Week of the Sunday from July 24 to July 30
Almighty and everlasting God, you are always more ready to hear than we to pray, and to give more than we either desire or deserve: Pour down upon us the abundance of your mercy, forgiving us those things of which our conscience is afraid, and giving us those good things for which we are not worthy to ask, except through the merits and mediation of Jesus Christ our Savior; who lives and reigns with you and the Holy Spirit, one God, for ever and ever. Amen.
Virtual Reality vs. Real Reality
I was recently talking after church with a friend of mine who runs a game shop. They sell board games and trading cards, but also dabble in some video games.
Apparently, they’ve got a virtual reality station set up, where customers can experience the latest technology. They don a helmet and gloves that completely immerse them—eyes, ears, and hands—in a whole other world. The player moves around in real space and the system is intelligent enough (thankfully) to provide warnings before anyone stumbles blindly into walls or obstacles in search of imaginary gold or running away from pixelated ‘bad guys.’
I’ve yet to try this, or even witness it firsthand, but the description is compelling. You wouldn’t imagine that the experience could be so realistic that you would forget where you really were, that you would be in danger of smacking into walls, but—my friend tells me—it happens all the time.
In our lives, we are prone to think of God sometimes as distant or out of touch. We see the circumstances of our world—and the circumstances of our heart—and think of ourselves as the primary movers waiting on God to catch up. But our collect this week reminds us that this perception could not be further from reality or at least real reality.
Our collect reminds us that we spend most of our time in a virtual reality. Those things that seem most immediate and substantial in our lives are in fact no more vivid than strings of ones and zeroes. Our pursuit of shimmering gold coins, our fears of all manner of ‘bad guys’ would soon evaporate if only we could surface from this shadow existence and see reality aright again.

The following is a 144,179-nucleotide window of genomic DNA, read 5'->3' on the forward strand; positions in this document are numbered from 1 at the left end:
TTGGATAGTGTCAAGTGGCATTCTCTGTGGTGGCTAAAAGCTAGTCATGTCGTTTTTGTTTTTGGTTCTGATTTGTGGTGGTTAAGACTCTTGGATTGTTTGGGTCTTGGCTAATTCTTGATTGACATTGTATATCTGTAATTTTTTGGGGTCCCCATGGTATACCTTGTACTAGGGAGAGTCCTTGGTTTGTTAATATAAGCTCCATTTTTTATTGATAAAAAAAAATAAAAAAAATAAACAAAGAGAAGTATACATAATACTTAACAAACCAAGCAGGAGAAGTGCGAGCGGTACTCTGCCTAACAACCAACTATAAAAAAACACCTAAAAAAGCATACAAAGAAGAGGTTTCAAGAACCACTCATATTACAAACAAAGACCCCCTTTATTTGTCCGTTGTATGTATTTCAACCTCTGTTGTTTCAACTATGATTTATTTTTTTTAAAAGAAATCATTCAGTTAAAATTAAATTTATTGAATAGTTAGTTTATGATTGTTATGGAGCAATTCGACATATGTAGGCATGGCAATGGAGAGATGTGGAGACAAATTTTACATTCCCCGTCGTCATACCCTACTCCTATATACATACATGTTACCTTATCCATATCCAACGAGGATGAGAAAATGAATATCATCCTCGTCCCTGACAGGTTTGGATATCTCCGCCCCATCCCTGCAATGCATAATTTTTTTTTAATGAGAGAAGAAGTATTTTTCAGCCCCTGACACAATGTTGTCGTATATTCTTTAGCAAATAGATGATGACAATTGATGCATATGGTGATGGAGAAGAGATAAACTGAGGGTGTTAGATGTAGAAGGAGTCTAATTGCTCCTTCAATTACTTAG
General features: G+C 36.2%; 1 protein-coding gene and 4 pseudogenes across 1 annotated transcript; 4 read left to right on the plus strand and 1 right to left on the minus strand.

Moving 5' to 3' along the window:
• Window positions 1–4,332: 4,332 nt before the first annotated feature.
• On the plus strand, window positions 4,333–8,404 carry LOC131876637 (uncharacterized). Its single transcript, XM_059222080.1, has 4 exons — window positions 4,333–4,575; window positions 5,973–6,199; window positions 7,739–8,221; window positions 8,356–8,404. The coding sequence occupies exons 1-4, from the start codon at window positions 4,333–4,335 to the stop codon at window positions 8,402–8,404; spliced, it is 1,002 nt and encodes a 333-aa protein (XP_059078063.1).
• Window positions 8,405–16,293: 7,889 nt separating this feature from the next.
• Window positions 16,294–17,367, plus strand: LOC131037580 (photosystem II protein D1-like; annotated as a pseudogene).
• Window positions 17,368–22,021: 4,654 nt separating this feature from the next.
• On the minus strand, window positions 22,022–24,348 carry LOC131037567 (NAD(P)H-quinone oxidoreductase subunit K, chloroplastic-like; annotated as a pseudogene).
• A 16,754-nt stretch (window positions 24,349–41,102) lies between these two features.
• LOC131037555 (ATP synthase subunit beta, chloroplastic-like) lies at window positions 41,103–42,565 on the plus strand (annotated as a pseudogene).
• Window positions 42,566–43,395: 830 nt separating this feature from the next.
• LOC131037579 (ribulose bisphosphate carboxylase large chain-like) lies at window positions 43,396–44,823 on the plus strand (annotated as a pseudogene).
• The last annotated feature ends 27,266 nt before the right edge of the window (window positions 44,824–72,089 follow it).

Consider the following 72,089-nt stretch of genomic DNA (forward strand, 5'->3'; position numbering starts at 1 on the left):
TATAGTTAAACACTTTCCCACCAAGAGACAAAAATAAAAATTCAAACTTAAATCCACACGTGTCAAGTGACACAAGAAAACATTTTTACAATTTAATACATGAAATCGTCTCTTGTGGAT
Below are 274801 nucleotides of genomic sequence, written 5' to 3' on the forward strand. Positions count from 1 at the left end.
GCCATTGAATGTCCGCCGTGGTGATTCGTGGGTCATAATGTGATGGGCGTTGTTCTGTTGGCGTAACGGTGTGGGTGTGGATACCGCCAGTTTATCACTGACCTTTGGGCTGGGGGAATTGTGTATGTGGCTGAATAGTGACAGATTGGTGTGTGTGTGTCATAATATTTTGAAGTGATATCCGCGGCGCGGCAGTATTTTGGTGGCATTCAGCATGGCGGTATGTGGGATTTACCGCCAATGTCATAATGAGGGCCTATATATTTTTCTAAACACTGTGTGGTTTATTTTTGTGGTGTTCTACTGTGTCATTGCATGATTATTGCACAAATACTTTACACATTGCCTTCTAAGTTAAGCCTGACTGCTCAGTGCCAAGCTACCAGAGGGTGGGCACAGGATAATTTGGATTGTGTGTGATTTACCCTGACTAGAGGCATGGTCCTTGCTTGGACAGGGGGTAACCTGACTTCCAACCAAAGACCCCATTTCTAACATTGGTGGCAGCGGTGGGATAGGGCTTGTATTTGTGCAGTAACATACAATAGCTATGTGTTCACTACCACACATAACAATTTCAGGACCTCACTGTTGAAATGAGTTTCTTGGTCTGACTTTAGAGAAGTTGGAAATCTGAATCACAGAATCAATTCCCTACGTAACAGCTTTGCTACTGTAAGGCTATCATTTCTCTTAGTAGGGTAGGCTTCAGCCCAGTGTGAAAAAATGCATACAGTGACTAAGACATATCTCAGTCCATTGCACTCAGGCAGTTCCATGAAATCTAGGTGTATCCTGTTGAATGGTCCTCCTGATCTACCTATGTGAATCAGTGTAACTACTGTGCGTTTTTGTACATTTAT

If once we saw things as they truly were, we would find the God we imagined so far off was so near to us that we had all but stumbled into Him. We would find Him more present, “more ready to hear, and to give” than we ever imagined.
Desire and Fear
To understand the abundance of God’s mercy is at once to have our desires reoriented and our fears redirected. We stop chasing fool’s gold and stop fearing boogeymen. In a sense, our collect informs us, our desires and our fears are intertwined. When we see real reality, we desire only God’s presence and we fear only that, because of our sin, we will be unable to stand it.
And that mingled desire and fear cohere in the person of Jesus, whose “merits and mediation” were lived out not in some mystical plane of existence, but in the world of flesh and blood. We want only Jesus; we need only Jesus. The life he offers is the abundance only cheaply promised by our former pursuits. The forgiveness he offers frees us to confess those sins that had held us locked in shame.
We ought to rehearse this collect often, as much as a plea to God as a reminder to ourselves. Despite the virtual reality our senses and our broken reason present to us, we inhabit a world in which God is more near, more present, more active than we ever dared hope or dream.
Kolby Kerr is an Anglican priest who serves at Restoration Anglican Church in Richardson, Texas. He’s also the Assistant Director (and regular blog contributor) at LeaderWorks, a nonprofit organization that provides leadership services to help church leaders do their work. Before joining LeaderWorks, Kolby taught high school English for ten years. He and his wife Emily live in Richardson with their two sons, Beckett and Samuel.
Kolby Kerr serves as a bi-vocational minister at Restoration Anglican Church and high school English teacher in Richardson, Texas. He has contributed to Anglican Compass and several literary and educational publications. Kolby and his wife, Emily, have two sons, Beckett and Samuel, who generally keep him busy the rest of the time.